# V.10:2 (77-78): Closing Tick by Arthur A. Merrill, C.M.T.

Item# \V10\C02\CLOSING.PDF
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## Product Description

Closing Tick by Arthur A. Merrill, C.M.T.

Buyers' market or sellers' market? Counting the upticks and downticks can give you a clue, Merrill says. Are buyers reaching for stock? Do they have to bid a price higher than the last price given (an uptick)? Or do sellers have to accept a lower price to get rid of their stock (a downtick)? A count of the upticks and downticks should indicate whether it's a buyers' or sellers' market.

The closing tick is reported each day in the financial press. It shows, for various markets, the number of stocks whose last change in price was an increase less the number the last change of which was a decrease. How well does this statistic forecast the price movement on the following day? I asked my computer to check it out, using a database of the last 417 trading days on the New York Stock Exchange (NYSE).

If the upticks exceeded the downticks (a positive closing tick), how much of a difference is required to favor rising prices the following day? Take a look at Figure 1. For an example of the use of this chart, if upticks exceeded downticks by more than 750, the Standard & Poor's 500 index rose an average of 1.1% the following day.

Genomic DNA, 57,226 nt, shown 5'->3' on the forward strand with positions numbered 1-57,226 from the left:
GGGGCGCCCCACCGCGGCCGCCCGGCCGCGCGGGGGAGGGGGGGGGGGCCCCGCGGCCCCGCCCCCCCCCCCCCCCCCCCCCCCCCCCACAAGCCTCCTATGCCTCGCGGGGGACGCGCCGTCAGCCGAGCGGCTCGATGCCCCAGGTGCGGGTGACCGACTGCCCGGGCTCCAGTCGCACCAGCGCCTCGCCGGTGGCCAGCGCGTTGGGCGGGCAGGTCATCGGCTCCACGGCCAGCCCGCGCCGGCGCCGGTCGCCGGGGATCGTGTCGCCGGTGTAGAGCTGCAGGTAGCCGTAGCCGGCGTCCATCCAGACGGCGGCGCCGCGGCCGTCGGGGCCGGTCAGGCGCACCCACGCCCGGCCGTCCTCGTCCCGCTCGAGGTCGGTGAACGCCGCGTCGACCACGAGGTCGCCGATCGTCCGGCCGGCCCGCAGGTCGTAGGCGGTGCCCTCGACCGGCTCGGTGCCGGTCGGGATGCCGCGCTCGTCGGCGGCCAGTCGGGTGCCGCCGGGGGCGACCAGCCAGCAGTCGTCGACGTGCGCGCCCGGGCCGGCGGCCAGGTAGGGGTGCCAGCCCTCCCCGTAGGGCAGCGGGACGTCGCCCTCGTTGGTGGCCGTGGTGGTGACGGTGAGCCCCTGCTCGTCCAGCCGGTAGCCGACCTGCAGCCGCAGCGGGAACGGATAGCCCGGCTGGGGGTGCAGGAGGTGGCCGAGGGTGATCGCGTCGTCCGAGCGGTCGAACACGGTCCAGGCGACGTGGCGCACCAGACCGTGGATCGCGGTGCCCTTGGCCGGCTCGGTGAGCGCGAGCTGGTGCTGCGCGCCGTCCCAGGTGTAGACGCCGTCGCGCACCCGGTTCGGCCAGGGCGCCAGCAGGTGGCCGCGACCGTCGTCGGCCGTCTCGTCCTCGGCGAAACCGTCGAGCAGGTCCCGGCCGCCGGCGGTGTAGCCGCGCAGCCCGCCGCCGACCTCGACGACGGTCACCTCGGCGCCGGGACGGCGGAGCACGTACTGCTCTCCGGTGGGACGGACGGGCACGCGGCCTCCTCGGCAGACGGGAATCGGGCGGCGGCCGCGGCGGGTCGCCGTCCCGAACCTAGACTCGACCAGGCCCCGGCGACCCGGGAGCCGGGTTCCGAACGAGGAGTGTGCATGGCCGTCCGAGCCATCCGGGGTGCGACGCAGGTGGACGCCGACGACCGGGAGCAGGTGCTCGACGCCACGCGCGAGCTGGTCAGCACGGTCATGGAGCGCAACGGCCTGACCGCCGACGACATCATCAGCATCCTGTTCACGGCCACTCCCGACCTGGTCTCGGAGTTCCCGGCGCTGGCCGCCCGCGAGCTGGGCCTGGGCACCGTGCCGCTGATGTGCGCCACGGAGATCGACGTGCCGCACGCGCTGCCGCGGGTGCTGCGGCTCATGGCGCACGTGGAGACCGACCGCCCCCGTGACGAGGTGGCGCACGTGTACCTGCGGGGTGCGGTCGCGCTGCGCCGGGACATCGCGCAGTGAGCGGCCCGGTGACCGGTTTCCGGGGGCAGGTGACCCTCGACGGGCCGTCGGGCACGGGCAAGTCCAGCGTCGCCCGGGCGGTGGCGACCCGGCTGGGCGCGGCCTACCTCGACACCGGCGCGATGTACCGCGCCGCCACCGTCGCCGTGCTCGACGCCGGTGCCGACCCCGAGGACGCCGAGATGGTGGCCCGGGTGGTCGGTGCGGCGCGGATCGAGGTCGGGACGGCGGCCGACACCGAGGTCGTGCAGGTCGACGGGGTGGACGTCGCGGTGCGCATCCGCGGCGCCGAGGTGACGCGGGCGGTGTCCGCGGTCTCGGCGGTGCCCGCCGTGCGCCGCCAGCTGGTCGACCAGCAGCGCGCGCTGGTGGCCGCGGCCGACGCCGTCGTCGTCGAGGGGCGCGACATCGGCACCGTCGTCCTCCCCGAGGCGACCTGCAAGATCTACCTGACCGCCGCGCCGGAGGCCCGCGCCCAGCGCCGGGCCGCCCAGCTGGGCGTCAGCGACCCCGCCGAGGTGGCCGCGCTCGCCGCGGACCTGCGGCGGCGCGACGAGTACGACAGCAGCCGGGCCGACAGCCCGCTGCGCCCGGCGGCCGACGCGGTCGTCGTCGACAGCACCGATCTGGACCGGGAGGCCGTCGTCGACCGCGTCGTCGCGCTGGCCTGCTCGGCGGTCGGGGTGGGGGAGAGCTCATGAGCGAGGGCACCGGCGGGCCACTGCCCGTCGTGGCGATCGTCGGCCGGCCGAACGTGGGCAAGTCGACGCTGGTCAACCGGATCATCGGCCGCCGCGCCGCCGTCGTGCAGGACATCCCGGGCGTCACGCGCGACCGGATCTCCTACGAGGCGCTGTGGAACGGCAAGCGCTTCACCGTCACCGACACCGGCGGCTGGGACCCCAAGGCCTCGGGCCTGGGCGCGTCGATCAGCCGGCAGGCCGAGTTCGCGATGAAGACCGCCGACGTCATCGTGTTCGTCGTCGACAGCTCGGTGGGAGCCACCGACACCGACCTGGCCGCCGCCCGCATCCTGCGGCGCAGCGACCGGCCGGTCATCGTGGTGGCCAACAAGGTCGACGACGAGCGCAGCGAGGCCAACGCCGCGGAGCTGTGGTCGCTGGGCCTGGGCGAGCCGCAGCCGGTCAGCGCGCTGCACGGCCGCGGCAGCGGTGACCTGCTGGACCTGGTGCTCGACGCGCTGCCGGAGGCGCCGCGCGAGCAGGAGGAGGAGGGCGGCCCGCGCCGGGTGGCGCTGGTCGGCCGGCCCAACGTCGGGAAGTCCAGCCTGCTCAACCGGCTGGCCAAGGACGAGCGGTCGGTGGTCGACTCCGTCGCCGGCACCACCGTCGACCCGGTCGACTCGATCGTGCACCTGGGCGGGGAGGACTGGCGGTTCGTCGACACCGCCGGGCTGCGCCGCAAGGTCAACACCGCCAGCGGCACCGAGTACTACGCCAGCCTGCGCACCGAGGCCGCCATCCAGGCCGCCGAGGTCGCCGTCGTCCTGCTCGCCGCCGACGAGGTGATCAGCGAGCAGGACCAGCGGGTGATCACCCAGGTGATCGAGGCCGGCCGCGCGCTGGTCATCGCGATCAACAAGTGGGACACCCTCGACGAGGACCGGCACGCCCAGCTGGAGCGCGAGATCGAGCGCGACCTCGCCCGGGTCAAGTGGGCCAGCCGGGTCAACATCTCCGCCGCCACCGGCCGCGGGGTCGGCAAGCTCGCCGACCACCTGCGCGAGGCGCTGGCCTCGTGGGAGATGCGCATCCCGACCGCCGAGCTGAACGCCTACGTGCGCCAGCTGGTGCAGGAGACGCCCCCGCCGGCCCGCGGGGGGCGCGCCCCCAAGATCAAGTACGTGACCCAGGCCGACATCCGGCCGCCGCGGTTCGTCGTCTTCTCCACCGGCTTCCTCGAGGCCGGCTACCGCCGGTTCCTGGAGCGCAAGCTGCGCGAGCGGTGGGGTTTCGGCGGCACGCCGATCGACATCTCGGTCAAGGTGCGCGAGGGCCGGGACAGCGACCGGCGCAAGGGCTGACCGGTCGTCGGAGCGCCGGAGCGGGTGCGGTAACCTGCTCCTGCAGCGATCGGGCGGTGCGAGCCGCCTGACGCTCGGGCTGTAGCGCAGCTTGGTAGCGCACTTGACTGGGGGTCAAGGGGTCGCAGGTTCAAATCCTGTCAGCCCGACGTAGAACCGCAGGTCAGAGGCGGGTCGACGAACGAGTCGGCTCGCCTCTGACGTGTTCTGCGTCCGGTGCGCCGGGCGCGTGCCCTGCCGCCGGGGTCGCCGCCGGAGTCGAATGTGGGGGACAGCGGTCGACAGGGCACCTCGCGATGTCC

My conclusion from Figure 1: The chances of a rising day seem mildly probable if the closing tick is positive but less than 700. If the closing tick is more than 700, I'd rate it highly probable.

Look at Figure 2 for negative closing ticks. Here, zero is at the top of the chart, since the average price change is negative. My conclusion: Negative closing ticks are mildy bearish until they get lower than -450. If they are below that, I'd rate it a strong bearish sign.

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